We sat down with Mary Tobin, newly appointed director of the Brownsville Partnership, to discuss her vision for helping Brownsville address key issues identified by the community, like health, employment and safety. Mary, a West Point graduate and former Army officer, joined Community Solutions after working for the U.S. Department of Housing and Urban Development.
What new approach do you plan to implement in Brownsville?
There are amazing organizations already working in Brownsville. The trouble is there are not too many organizations working together to impact the overall employment system or the workforce system. I wouldn’t call it a new approach but I am definitely going into this challenge trying to figure out what are the best partnerships to create and to activate immediately to affect unemployment.
For instance, there are certain organizations that are making waves and making huge impacts in East New York and Downtown Brooklyn. That positive impact has not necessarily reached Brownsville. I want to work with them and convince them to make themselves present here in Brownsville. I’m doing a lot of recruiting of organizations to actually locate here in the Gregory Jackson Center so people of Brownsville know that the city does care about their success, as well.
And secondly, there are a ton of programs for youth with [criminal justice] backgrounds, but there aren’t very many for youth without. There is also a ton of community space that hasn’t been activated for youth enrichment programs. And just fairly recently there has been a youth center that was activated in Brownville Houses but it took two years for this group of people to get that done. That’s unacceptable. We have space, we have youth, we have money and we have people who want to see this happen but we need to bring those people together to make sure that this happens.
What opportunities for positive change do you see in Brownsville that your team can build on?
There are a lot more resources available than most people in Brownsville realize. That struck me immediately. It’s not that we don't have enough money, but literally there are people who are unaware that there are a multitude of training programs, or GED prep training classes. There are even employers who provide training programs that pay you.
It’s a very simple step, but one of the first contributions I want to make to this community is to provide a comprehensive resource guide for service organizations. Service organizations are not necessarily aware of all the resources on the ground they can access. There is burnout occurring because people are utilizing the same organization over and over again not knowing that there is another organization that has additional resources, but because no one is aware that they exist, the programs are sometimes closed.
It’s both exciting and frustrating. But that’s probably the biggest opportunity here in Brownsville.
What’s the biggest challenge you anticipate in this work?
Inspiring a variety of organizations to subordinate individual organizational needs for the greater collective need may very well be my biggest challenge.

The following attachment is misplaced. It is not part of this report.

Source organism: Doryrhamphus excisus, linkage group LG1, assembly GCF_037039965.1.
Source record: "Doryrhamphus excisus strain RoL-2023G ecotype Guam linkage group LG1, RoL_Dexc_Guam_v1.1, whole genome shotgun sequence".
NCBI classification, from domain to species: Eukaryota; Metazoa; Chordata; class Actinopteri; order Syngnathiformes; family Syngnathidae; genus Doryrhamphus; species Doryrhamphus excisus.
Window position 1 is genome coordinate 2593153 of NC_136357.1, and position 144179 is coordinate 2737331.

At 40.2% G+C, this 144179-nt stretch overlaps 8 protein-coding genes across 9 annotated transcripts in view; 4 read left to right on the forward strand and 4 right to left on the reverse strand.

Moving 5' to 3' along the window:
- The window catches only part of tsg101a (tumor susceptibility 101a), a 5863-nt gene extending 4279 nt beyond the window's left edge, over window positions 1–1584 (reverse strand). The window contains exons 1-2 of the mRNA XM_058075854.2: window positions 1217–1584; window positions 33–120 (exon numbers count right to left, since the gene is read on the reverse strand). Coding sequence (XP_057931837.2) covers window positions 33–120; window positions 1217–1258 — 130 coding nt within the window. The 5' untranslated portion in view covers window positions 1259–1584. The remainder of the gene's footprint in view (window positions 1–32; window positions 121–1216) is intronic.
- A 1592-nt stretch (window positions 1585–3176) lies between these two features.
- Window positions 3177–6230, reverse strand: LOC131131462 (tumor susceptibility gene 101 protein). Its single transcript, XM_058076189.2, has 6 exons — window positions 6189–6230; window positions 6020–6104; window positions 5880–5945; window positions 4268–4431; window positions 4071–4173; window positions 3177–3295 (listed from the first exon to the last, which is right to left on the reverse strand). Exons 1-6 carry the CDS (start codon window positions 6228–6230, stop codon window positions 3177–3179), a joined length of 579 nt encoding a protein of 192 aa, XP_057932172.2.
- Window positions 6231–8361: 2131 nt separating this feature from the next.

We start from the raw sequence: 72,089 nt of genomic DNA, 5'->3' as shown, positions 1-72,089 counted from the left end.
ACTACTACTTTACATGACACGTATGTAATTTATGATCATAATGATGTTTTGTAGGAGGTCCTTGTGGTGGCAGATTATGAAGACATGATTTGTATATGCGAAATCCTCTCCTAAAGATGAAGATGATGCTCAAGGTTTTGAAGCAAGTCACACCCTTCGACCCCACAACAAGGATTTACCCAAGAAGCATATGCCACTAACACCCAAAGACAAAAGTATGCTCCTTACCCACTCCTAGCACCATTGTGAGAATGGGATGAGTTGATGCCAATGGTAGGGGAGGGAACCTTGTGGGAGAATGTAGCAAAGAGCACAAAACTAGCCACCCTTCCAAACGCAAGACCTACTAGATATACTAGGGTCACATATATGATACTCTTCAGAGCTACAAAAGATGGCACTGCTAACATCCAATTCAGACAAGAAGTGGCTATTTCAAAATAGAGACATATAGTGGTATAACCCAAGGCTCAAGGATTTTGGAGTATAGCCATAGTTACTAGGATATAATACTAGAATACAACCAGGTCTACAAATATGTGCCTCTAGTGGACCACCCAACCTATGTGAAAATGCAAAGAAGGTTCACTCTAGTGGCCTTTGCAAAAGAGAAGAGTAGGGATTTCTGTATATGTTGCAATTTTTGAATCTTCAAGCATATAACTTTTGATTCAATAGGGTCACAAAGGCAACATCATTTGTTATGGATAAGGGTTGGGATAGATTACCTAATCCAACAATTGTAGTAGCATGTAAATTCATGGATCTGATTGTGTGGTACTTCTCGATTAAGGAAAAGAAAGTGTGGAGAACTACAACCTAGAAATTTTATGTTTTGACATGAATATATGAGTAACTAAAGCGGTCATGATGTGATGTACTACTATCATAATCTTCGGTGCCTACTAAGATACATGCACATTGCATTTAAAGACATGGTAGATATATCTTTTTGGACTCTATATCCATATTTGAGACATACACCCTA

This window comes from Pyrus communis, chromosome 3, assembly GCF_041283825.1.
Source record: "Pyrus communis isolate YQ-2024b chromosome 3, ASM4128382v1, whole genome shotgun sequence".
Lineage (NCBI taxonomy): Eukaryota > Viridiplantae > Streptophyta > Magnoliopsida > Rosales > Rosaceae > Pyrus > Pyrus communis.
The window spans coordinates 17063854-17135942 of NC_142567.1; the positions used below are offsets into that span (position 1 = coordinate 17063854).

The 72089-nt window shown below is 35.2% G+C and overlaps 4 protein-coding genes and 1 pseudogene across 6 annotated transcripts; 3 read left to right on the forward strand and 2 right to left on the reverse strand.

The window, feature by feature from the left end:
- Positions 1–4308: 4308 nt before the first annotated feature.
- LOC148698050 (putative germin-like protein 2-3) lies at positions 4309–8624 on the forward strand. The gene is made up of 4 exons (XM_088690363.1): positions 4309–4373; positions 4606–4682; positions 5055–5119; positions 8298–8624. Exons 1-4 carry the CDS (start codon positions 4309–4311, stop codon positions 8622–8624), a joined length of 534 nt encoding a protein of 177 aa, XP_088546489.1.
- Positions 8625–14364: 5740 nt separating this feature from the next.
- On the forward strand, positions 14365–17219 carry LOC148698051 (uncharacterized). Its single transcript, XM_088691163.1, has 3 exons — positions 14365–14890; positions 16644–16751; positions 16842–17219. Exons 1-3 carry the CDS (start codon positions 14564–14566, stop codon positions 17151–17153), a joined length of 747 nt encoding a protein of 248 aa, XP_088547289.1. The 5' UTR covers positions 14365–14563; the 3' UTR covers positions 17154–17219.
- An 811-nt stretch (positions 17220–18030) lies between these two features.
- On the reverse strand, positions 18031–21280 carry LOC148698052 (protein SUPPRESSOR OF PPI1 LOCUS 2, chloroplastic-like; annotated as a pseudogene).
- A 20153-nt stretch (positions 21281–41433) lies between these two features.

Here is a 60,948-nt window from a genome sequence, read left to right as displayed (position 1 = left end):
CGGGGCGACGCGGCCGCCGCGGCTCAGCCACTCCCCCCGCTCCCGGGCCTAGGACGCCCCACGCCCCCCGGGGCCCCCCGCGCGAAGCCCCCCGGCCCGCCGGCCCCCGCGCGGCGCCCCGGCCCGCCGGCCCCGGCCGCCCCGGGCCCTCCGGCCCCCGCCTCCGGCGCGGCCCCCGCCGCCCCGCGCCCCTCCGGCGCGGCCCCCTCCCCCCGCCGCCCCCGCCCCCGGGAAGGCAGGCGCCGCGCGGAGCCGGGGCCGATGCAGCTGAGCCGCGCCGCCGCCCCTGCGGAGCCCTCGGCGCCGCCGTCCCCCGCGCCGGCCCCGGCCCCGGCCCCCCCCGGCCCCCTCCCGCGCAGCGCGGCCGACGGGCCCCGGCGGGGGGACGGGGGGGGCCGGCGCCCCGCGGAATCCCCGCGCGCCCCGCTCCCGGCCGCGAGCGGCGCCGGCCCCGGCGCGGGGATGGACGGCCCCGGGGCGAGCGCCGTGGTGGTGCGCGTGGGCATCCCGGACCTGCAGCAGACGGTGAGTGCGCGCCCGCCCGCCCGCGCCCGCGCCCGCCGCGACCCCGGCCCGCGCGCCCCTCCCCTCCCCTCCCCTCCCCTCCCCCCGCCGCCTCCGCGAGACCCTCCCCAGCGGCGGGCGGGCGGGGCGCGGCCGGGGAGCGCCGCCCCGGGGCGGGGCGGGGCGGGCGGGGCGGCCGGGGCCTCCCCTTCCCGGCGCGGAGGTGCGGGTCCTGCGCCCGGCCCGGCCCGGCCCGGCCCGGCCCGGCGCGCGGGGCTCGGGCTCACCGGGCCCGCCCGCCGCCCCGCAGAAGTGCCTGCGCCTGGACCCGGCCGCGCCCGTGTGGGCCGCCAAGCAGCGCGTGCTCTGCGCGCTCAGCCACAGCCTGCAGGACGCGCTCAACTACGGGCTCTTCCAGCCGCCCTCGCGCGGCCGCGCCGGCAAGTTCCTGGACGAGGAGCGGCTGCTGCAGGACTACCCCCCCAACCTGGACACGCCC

But I think that perhaps we just need a change in perspective. There is enough work here to be done. There is enough credit and recognition to go around. If I am successful in bringing a fresh attitude and perspective to how we approach solving these community challenges, then I believe I can motivate organizations to partner with others in order to make the biggest impact possible.
What can we do? I can help one person get a job. But, if I put these three mechanisms in place can I help 100 people get a job? And then if I connect to three other organizations, can we get 500 other people a job? Giving people a different perspective is a challenge, but I think I’m just the person for the job.
What led you to work on these kinds of issues in Brownsville?
I think the stars aligned and brought me to Brownsville. But I believe I’ve been working my whole life to get into an opportunity where I could wake up everyday and know and feel and believe that I am helping people.
Before I came to Brownsville I worked for three and a half years for the Department of Housing and Urban Development in the Office of Housing Operations in a division that was formed to address many of the challenges that the country was facing as a result of the 2008 housing crisis. So I got to work on projects in which we were essentially trying to make the loan and underwriting process safe from predatory lenders who preyed on underserved communities. So for the past three years I have been very focused on a lot of the unfair housing practices and the abuse of people’s trust, particularly people of color, in underserved communities.
Prior to working at HUD, I served ten years in the Army as a Communications Officer. While I was deployed to Iraq, I worked within an Iraqi community in which I got to serve people who just really wanted a better way of life, who deserved an equal opportunity to have housing, to have their kids go to school, and to feel safe. It’s interesting because now looking back they aren’t that much different than the people of Southwest Atlanta where I grew up. Everybody wants a shot at a good life. I think that my whole life has been leading up to the opportunity for me to sit in this seat as the Director of the Brownsville Partnership, where I can help people of a community envision a better way of life. I can actually impact this community by creating those opportunities with the help of good partners and good people. I’m here of course because the opportunity came up but I took the position because I believe that I was created for this. Everyday I get to help somebody and there is no better feeling than that.
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